As the tremendous forces of Solfan close in, the floating Holy city of Julianess begins to drift ominously toward the war-torn Kuruda, threatening to crash into the city. Meanwhile, at the heart of the conflict, an enraged Elle does her best to hold back the endless tide of soldiers. Meanwhile, Kai Shink and company attempt to summon the Lunalis Umbra in order to save Julianess, as Elle battles Len Fuma and his Ying-style Kurudan Annihilation techniques. As the city approaches, King Iba Sutra issues a city-wide decree that all citizens must evacuate Kuruda. However, the looming threat of Julianess crashing to earth upon their heads does nothing to halt the battle between Elle and Len Fuma (though in this episode their battle is more one of words than of fist). By the episode's conclusion, the summoning is successful and Julianess' collision course with Kuruda is averted, however, a large piece of the bedrock of Julianess is dislodged and heading directly for Kuruda. In the turmoil, Gau manages to rejoin his friends, once again appearing to be greatly changed by his experiences behind enemy lines.

This episode feels as if the creators have thrown everything in the bag at us. There is the drama found in the siege of Kuruda and the devastating fall of Julianess (referred to in this episode as, "The Hammer of God", which appears to be a somewhat out of place homage to Arthur C. Clarke's science fiction work by the same name). This is somewhat balanced by the humorous war of words between Len Fuma and Elle (though I must admit disappointment with the "battle" in general), and the summoning of the Lunalis Umbra, which felt very over-the-top, maybe even wacky. However, the largest problem with this episode is how scripted it feels at times. As one disaster appears, another replaces it, and still another replaces that. As a result, the intended chaos feels diminished. slightly diminishes the intended chaotic effect. However, this episode does establish some great foreshadowing, as Elle appears set to take down this "Hammer of God" herself, leaving Gau and the others to take care of Len Fuma's threat, but also manages to sneak in a few surprises about Elle's true feelings for Gau.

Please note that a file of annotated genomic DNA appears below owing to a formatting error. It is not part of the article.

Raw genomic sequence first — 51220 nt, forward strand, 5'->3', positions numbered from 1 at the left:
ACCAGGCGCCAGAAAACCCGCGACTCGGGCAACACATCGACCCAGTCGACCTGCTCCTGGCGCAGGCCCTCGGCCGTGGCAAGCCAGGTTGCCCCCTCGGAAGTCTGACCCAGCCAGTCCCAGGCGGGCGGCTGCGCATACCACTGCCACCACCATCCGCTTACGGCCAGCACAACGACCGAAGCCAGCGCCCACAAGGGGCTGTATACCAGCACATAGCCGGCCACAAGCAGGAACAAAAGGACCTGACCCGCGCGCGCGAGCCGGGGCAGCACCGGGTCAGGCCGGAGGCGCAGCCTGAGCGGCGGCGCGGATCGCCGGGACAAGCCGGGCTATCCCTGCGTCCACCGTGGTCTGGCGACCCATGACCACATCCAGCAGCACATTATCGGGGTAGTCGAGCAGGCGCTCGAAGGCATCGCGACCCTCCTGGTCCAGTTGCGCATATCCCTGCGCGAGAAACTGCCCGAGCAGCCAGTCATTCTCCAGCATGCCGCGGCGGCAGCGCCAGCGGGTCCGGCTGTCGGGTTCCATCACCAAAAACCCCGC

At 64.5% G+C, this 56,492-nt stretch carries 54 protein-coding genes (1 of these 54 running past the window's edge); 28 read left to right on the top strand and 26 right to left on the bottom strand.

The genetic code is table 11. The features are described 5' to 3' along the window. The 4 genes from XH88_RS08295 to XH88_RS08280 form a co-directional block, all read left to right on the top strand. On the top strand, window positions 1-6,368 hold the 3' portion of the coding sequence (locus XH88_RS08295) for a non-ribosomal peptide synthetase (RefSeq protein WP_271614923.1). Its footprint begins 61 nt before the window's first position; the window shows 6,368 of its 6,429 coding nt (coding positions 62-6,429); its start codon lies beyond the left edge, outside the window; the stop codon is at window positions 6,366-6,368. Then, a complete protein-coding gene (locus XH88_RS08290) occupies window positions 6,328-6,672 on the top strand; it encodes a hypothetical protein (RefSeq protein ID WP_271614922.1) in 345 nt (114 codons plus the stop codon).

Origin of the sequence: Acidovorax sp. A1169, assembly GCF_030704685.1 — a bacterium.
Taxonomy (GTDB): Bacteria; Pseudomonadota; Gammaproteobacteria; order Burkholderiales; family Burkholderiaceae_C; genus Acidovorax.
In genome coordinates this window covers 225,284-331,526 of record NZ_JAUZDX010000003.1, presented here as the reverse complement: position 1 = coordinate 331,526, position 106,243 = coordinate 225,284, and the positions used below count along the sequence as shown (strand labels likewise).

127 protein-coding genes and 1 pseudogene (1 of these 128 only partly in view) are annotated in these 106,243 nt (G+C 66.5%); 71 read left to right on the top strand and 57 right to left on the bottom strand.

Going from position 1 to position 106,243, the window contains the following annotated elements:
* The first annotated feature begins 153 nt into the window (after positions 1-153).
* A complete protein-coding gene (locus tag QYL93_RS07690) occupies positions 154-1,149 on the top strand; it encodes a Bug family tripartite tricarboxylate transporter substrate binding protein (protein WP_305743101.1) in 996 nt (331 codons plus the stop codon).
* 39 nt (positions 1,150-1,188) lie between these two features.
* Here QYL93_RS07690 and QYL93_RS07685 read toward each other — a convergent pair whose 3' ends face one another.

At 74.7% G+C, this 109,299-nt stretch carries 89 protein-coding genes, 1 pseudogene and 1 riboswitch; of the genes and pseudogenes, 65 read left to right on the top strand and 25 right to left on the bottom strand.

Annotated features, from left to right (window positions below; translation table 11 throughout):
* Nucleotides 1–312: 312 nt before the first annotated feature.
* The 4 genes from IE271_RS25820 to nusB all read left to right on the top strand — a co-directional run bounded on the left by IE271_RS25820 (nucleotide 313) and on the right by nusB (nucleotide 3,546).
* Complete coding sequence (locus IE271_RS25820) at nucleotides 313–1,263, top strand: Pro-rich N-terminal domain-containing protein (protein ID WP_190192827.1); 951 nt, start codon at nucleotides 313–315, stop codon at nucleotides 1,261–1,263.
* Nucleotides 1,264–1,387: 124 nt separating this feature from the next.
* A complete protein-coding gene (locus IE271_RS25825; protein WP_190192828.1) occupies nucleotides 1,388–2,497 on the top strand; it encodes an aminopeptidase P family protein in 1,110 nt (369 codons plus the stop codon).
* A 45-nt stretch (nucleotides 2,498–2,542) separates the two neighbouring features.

The Solfan invasion from last episode averted, episode twenty-five with the new deep-impact-type catastrophe facing the city. As Elle rushes off to fight the falling chunk of debris, Gau is left to face Len Fuma as Lohengreen and King Iba Sutra impotently plead and order the fighting over until after the evacuation. Once again, as with his battle with "G" Kain Phallanx, Gau is soundly trounced for the better part of the episode, though he does put up a decent fight, battling with more spirit than we've seen him previously. In what would have to be the bloodiest fight yet in the series (in which Gau loses enough blood for twenty men), Gau shows he can truly take more abuse than anyone else. And as Elle, like a raging bull, charges at the incoming projectile (which is roughly the size of the city itself), and giving it her all, actually manages knock the rock off its course, saving many lives. As the episode closes, with only one remaining in the series, there are many questions as to who of their number will survive the series of catastrophes that have beset Kuruda.

This episode features a new art style, one I actually wish had been employed throughout the entire series. This new style is incredibly dynamic and fluid, using a great deal of blacks to enhance contrast, and is most notable in the fight scenes (which it tremendously enhances). I did have some issues with the new art style, with character faces in general, and with Lohengreen in specific, often mistaking him for a completely different character. However, I was more engaged by this episode than by any yet in the series, giving credit in large part to the new art direction, which handles this type of fighting action beautifully. While this new series of threat to Kuruda certainly increased the intensity of the overall plot, the story itself is really no different than Gau's battle with "G" Kain Phallanx while Elle and the others fought to save the burning Kuruda. Comparing these two episodes, while very similar in terms of plot, truly reveal the difference artistic style and energy can bring to a series.

Episode twenty-six opens immediately following the events in the last episode, opening with a quick but brutally decisive battle between Len Fuma and just about every surviving cast member. The bulk of this episode again features Gau getting beaten to a pulp, while his friends struggle to remain standing. On the verge of death, Gau is visited by Darkness and his mind is opened to the ways of the beast. Caught in that moment before Len Fuma delivers his killing blow, the bulk of this episode follows Gau as his mind wanders on a spiritual journey through the final stage in his process of transforming in to the pure beast, the true warrior. With the surprise reappearance of an old foe that became a friend, and an adoptive brother who became a guardian angel, Gau musters everything he has and more to put down the evil Len Fuma. And as the series ends, a new Sevalle is born.